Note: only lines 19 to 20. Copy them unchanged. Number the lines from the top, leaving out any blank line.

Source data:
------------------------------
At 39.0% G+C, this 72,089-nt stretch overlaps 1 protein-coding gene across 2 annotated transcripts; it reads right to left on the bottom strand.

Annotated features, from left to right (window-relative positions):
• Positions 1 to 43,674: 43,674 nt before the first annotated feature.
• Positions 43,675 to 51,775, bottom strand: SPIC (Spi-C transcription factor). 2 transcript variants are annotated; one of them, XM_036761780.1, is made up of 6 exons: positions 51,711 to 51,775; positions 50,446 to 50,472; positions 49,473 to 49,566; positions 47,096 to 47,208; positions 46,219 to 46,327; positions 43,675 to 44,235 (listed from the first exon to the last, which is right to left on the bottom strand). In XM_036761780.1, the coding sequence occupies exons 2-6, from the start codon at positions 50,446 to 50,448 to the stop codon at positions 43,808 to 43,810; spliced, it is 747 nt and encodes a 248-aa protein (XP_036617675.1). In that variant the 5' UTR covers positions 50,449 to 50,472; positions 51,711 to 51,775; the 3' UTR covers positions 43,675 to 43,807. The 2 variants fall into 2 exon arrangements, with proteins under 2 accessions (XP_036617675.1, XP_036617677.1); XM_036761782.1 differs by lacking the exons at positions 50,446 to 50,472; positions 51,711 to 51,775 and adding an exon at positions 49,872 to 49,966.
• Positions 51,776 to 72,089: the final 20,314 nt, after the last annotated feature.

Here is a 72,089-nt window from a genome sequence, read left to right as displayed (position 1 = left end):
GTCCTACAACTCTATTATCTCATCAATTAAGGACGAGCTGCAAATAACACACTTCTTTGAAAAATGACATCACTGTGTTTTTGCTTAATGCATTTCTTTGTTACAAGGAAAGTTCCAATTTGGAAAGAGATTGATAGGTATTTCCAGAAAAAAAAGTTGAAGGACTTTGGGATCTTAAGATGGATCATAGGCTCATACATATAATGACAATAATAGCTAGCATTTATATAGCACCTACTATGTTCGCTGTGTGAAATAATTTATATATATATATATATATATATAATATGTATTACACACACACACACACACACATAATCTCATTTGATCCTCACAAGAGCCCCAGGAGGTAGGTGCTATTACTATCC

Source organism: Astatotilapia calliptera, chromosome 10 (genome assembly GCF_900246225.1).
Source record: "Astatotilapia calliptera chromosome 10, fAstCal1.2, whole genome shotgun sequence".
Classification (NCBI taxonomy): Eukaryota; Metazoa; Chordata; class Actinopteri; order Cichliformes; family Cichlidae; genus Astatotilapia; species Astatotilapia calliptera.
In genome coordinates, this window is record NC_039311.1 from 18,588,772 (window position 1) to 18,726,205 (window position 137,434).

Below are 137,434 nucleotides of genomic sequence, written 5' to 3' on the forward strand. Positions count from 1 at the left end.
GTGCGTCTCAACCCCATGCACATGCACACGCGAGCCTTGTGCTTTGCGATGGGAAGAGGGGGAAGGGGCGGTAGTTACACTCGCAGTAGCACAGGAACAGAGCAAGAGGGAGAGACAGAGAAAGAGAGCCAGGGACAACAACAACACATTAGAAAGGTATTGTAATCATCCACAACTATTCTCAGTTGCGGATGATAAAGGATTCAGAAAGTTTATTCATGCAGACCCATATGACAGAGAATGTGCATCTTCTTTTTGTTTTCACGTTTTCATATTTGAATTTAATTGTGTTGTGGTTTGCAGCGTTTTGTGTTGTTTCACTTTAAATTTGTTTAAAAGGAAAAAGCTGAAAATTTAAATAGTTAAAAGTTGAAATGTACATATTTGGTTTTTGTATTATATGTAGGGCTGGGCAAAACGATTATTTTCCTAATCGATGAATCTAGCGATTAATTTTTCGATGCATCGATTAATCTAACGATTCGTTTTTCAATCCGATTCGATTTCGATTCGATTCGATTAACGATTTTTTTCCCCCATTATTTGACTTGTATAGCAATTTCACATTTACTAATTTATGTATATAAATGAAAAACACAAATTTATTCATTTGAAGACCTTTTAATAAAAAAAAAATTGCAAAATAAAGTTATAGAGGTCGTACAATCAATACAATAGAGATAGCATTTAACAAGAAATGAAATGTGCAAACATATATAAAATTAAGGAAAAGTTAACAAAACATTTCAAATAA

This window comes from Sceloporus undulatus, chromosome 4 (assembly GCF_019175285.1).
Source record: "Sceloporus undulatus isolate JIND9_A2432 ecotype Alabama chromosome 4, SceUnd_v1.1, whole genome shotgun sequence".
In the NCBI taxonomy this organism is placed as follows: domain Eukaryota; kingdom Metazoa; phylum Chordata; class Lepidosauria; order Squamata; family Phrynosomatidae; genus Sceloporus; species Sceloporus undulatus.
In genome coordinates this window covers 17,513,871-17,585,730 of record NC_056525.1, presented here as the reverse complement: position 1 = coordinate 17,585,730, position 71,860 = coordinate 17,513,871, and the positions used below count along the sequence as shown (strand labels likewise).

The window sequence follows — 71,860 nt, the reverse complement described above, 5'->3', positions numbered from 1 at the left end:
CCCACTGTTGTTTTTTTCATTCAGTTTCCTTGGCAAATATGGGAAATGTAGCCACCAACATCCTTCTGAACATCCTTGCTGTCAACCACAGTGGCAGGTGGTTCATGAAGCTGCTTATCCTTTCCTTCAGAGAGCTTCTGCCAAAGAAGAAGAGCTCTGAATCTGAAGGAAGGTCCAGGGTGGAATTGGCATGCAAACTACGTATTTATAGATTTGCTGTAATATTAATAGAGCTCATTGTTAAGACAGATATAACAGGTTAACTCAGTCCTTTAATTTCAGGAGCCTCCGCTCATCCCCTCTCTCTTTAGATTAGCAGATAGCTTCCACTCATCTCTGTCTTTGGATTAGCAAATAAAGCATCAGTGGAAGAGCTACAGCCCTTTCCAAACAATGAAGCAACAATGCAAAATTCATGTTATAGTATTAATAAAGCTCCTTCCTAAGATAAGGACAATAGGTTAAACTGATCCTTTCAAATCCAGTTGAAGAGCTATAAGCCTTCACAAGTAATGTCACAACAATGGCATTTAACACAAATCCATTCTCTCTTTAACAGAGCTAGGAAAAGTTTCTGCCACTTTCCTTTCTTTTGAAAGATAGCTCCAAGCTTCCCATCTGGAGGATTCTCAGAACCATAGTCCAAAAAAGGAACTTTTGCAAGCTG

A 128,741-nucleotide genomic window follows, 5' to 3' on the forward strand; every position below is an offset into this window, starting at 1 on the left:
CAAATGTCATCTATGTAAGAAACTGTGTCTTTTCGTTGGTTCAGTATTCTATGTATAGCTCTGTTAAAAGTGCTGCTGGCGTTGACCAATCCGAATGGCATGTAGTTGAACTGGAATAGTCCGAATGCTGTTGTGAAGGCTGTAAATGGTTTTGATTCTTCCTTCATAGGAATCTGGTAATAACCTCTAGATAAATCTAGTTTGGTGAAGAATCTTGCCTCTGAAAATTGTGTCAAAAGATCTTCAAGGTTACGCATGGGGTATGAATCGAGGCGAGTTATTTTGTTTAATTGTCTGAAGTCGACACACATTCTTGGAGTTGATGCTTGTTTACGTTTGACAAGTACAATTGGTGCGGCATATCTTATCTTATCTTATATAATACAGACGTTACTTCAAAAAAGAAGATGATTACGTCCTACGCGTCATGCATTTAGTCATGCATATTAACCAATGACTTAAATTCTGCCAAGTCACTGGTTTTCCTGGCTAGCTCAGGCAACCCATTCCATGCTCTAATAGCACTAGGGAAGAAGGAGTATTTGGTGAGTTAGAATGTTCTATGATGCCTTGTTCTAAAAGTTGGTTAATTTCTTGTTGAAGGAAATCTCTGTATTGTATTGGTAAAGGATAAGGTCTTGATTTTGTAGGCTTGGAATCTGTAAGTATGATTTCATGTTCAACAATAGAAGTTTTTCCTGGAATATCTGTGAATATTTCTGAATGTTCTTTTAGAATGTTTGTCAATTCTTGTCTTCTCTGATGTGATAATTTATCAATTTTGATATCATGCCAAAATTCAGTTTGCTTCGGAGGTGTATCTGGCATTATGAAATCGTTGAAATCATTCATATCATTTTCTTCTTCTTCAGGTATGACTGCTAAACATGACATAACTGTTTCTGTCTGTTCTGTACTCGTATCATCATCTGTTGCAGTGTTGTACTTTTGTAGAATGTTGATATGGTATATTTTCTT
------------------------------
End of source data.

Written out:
CCCACTGTTGTTTTTTTCATTCAGTTTCCTTGGCAAATATGGGAAATGTAGCCACCAACATCCTTCTGAACATCCTTGCTGTCAACCACAGTGGCAGGTGGTTCATGAAGCTGCTTATCCTTTCCTTCAGAGAGCTTCTGCCAAAGAAGAAGAGCTCTGAATCTGAAGGAAGGTCCAGGGTGGAATTGGCATGCAAACTACGTATTTATAGATTTGCTGTAATATTAATAGAGCTCATTGTTAAGACAGATATAACAGGTTAACTCAGTCCTTTAATTTCAGGAGCCTCCGCTCATCCCCTCTCTCTTTAGATTAGCAGATAGCTTCCACTCATCTCTGTCTTTGGATTAGCAAATAAAGCATCAGTGGAAGAGCTACAGCCCTTTCCAAACAATGAAGCAACAATGCAAAATTCATGTTATAGTATTAATAAAGCTCCTTCCTAAGATAAGGACAATAGGTTAAACTGATCCTTTCAAATCCAGTTGAAGAGCTATAAGCCTTCACAAGTAATGTCACAACAATGGCATTTAACACAAATCCATTCTCTCTTTAACAGAGCTAGGAAAAGTTTCTGCCACTTTCCTTTCTTTTGAAAGATAGCTCCAAGCTTCCCATCTGGAGGATTCTCAGAACCATAGTCCAAAAAAGGAACTTTTGCAAGCTG

A 128,741-nucleotide genomic window follows, 5' to 3' on the forward strand; every position below is an offset into this window, starting at 1 on the left: